"Very soon we are going to Mars. You wouldn't have been going to Mars if my opponent won, that I can tell you. You wouldn't even be thinking about it."

    Donald Trump, March 13th 2018.



Comments

  • Registered Users Posts: 2,174 ✭✭✭ J.R.


    What sticks did you go for?


  • Registered Users Posts: 6,712 ✭✭✭ Rows Grower


    J.R. wrote: »
    What sticks did you go for?

    I got the gen 2 Primos Trigger Sticks, saw a secondhand set for sale checked them out on Youtube and went for it.

    If anything happened them in the morning (God forbid, I'd rather see a church fall) I would buy a brand new set without hesitation.

    "Very soon we are going to Mars. You wouldn't have been going to Mars if my opponent won, that I can tell you. You wouldn't even be thinking about it."

    Donald Trump, March 13th 2018.



  • Registered Users Posts: 2,451 ✭✭✭ Vizzy


    Have to agree with Rows Grower.

    I was using a set of homemade quad sticks and to be honest they were phenomal. I was using them at night and I could hold the crosshairs on a fox at 200m, no problem. Only problem was they were awkward to find the target at night if you were not bang on when you "pointed" the sticks ( you had to try to move the leg an inch or two and hope for the best).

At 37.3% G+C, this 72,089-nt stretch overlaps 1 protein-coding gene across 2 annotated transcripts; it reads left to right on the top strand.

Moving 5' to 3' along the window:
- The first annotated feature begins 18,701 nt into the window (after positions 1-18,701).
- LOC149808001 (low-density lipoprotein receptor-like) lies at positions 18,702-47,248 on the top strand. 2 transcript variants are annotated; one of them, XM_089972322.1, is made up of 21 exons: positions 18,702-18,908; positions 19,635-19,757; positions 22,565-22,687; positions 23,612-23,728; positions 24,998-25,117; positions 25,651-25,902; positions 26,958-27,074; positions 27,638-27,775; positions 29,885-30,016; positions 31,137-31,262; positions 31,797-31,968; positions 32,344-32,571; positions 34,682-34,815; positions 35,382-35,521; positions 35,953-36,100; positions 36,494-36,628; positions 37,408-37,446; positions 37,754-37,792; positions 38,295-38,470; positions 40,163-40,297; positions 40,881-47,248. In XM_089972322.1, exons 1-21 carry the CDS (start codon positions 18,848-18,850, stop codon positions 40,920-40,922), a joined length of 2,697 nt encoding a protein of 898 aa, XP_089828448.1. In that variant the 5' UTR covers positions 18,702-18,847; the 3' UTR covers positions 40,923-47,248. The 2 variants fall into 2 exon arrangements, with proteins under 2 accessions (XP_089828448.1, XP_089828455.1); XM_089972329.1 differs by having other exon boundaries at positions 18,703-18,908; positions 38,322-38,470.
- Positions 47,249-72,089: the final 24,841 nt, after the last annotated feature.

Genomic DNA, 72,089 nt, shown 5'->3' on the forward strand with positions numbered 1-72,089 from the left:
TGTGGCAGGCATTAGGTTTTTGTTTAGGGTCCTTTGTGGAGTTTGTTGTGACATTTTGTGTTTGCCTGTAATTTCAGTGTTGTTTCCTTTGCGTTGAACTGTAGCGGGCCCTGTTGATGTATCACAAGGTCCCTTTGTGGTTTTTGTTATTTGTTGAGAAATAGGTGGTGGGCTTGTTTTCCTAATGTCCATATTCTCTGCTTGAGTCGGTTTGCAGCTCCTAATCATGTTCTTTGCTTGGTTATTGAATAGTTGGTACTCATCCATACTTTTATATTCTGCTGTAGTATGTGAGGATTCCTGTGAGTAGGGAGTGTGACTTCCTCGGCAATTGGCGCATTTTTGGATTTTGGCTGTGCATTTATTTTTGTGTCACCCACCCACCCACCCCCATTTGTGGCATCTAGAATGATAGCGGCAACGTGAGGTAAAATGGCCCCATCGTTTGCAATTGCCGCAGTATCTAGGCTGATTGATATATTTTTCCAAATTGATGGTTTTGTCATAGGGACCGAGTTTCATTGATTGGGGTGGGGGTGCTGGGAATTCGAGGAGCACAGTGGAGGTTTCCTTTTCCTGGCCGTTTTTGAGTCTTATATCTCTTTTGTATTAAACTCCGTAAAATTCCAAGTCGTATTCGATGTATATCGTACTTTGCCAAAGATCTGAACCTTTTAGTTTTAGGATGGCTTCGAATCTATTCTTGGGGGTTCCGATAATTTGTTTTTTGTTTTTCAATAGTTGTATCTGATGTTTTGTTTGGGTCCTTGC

Went for a set of Gen 3 Trigger sticks( tripod) and the difference is unbelievable, press the trigger, tripod self levels silently, you can adjust the height effortlessly and you can swivel 360 degrees. Can hang the rifle on the sticks while you scan the ground or do a bit of calling.
    4 foxes this week at varying distances out to 204m in total darkness.

    Another game changer for me has been a Z Aim sling. Carry's the rifle with no movement getting over gates, through ditches etc. Transfers the weight of the rifle on to your back and legs rather than on your shoulder. Takes about 3 seconds longer than a traditional sling to get the rifle mounted.


  • Registered Users Posts: 548 ✭✭✭ slipperyox


    I use a stick that's lying around, and put one end in my pocket,

    I then grasp the stick and rifle forend.

    Just as stable imo


  • Registered Users Posts: 14,332 ✭✭✭✭ Grizzly 45


    2nd hand 25 euro modified camera tripod does it for me.:)

    Confucius say."He who says one man cannot change World. Never has eaten bat soup in Wuhan!"



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  • Registered Users Posts: 2,451 ✭✭✭ Vizzy